Using uncharacteristically harsh language, German Finance Minister and Deputy Prime Minister Olaf Scholz said the European Commission’s vaccine strategy was “really sh*t”, several press sources reported.
Schol has reportedly criticized Commission President Ursula von der Leyen, calling her by name during a cabinet meeting on Monday, saying Berlin cannot “let this sh*t repeat itself” and that the vaccine disaster is “a disgrace”, Schulz was quoetd as saying.
Scholz is the most important member of the Social Democratic Party (SPD) in Germany, a governing partner of Angela Merkel’s Christian Democratic Union (CDU) for 12 of the last 16 years. The SPD has fiercely opposed the appointment of von der Leyen, former defense minister and Merkel’s old ally, to the European Commission, describing her as an “inadequate and inappropriate candidate”.
With the upcoming federal elections in September 2021, Merkel and Health Minister Jens Spahn of the CDU are facing intense criticism over vaccination in Germany, where only 3.2 percent of the population has been vaccinated so far compared to 15.7 percent in the United Kingdom and 5 percent in Denmark.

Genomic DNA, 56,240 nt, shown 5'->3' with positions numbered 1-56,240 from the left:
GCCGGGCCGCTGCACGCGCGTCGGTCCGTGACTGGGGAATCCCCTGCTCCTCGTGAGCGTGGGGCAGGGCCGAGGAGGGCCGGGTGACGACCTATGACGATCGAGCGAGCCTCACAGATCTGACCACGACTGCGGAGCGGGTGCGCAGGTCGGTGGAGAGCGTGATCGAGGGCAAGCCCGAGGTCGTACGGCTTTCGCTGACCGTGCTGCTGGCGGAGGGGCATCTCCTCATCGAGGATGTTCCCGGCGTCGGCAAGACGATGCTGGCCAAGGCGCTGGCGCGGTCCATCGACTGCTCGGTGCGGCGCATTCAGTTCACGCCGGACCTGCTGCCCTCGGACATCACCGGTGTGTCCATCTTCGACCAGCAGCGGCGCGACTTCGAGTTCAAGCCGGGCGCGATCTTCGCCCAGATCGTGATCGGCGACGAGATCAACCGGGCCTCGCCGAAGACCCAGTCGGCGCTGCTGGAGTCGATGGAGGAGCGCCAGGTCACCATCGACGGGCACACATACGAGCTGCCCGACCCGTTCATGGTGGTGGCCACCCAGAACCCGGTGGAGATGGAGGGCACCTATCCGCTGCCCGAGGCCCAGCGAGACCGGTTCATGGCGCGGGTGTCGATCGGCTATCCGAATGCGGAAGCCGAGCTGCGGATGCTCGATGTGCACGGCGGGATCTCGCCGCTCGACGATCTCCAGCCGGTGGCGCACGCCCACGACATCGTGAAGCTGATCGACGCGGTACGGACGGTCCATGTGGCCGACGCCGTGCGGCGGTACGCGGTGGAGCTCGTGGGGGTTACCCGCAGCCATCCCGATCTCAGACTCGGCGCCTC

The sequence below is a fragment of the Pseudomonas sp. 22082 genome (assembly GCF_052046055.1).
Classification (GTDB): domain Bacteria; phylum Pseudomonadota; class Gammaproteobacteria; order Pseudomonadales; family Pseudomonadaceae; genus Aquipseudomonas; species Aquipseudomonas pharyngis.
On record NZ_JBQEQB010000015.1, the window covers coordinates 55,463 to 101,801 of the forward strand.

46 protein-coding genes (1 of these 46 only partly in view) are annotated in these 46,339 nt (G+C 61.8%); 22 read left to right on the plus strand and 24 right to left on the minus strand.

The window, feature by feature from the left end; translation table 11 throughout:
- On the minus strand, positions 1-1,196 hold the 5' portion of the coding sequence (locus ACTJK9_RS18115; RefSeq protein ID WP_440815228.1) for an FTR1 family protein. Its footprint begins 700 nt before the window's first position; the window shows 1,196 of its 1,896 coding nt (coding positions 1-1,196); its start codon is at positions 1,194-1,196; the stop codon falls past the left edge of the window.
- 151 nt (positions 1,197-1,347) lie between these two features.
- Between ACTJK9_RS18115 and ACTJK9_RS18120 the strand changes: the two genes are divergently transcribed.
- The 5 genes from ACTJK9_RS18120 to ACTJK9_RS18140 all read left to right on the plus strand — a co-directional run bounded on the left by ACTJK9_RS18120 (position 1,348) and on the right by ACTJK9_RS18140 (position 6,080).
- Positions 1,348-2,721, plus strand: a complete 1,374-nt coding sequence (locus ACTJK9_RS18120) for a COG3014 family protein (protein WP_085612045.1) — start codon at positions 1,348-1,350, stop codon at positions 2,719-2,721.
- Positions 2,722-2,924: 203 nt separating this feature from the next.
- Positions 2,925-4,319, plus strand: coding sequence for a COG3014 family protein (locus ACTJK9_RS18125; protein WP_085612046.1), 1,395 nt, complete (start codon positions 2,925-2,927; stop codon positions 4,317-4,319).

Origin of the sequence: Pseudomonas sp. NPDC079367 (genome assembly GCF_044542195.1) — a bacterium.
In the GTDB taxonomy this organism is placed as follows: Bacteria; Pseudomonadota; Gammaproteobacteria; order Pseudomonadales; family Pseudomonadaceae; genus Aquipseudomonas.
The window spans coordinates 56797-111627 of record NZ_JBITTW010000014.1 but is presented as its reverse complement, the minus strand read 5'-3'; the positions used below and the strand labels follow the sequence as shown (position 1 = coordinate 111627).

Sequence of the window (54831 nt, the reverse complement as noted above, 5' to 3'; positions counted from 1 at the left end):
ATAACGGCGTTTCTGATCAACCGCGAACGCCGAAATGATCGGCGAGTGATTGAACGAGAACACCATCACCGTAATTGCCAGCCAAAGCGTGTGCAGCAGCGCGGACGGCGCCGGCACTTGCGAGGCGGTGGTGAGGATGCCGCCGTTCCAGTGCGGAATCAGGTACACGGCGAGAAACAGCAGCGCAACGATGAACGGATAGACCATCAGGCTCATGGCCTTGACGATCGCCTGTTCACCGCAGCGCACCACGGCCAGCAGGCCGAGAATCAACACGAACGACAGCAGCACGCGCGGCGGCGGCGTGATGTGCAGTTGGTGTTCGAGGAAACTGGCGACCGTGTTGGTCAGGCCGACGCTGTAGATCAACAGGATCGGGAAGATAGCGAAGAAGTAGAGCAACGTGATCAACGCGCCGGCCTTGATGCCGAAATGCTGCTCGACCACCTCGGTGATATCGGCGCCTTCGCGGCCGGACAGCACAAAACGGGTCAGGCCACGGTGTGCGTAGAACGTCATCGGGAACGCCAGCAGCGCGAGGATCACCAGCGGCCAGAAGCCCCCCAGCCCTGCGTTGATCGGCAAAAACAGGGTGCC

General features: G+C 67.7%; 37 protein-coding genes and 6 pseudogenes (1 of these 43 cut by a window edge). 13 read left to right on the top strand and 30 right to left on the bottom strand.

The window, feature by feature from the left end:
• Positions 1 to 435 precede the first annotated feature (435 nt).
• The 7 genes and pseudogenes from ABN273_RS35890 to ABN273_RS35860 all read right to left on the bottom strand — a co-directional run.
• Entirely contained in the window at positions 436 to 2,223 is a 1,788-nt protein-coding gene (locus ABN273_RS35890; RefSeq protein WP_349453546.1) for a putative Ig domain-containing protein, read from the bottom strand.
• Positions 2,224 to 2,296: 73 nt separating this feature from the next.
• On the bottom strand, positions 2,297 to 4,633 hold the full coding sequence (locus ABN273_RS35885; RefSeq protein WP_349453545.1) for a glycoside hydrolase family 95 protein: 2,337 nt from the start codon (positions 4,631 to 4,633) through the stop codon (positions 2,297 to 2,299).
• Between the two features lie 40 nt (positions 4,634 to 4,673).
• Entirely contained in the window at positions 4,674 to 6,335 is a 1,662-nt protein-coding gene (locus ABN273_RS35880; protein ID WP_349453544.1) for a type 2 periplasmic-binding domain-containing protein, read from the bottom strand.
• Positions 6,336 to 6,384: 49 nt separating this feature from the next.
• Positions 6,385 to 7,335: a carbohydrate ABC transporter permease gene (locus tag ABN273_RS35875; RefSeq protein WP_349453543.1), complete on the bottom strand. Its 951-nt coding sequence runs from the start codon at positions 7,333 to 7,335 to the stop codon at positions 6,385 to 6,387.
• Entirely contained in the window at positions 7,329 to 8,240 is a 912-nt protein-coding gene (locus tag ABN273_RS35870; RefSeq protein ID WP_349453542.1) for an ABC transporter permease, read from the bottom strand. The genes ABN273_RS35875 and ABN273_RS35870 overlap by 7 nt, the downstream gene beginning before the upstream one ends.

Merkel defended the EU’s vaccine procurement process
This week, Merkel defended the EU process, saying it hurts that other countries vaccinate faster, but insisting that the bloc’s strategy, although slower, is the right one.
“A virus that affects us all cannot be defeated by one country,” Merkel said.
The SPD wants to improve its standing in the polls, now gauged at 15 percent, and is relying on attacks on the coalition partner, trying to attract votes from those frustrated by the vaccination program.
Merkel and Spahn have been facing harsh criticism at home for letting the EU Commission to control vaccine supplies. At the time, all member states approved the move, hoping to avoid the repetition of what occurred during the first wave of the pandemic, when several member states banned the exports of protective equipment.
Some member states feared that affluent nations such as Germany, France and the Netherlands would stock up quickly, and smaller countries such as Croatia and Slovakia would be left without vaccines.
The commission ordered 2.3 billion doses from six manufacturers, but many critics said that the Commission — having no prior experience in the unusual situation — treated the issue as jus tanother trade negotiation, focusing on prices instead of trying to obtain the largest possible supply.
This eventually meant that the European Union placed its orders several months later than the United States and Great Britain. The ensuing crisis of vaccine supplies forced many EU countries, including Germany, to temporarily suspend their inoculation programs.
Title image: German Chancellor Angela Merkel (L) points as she arrives for the weekly cabinet meeting at the Chancellery in Berlin, Germany, Wednesday, Feb. 3, 2021. At right is German Finance Minister Olaf Scholz. (AP Photo/Michael Sohn, pool)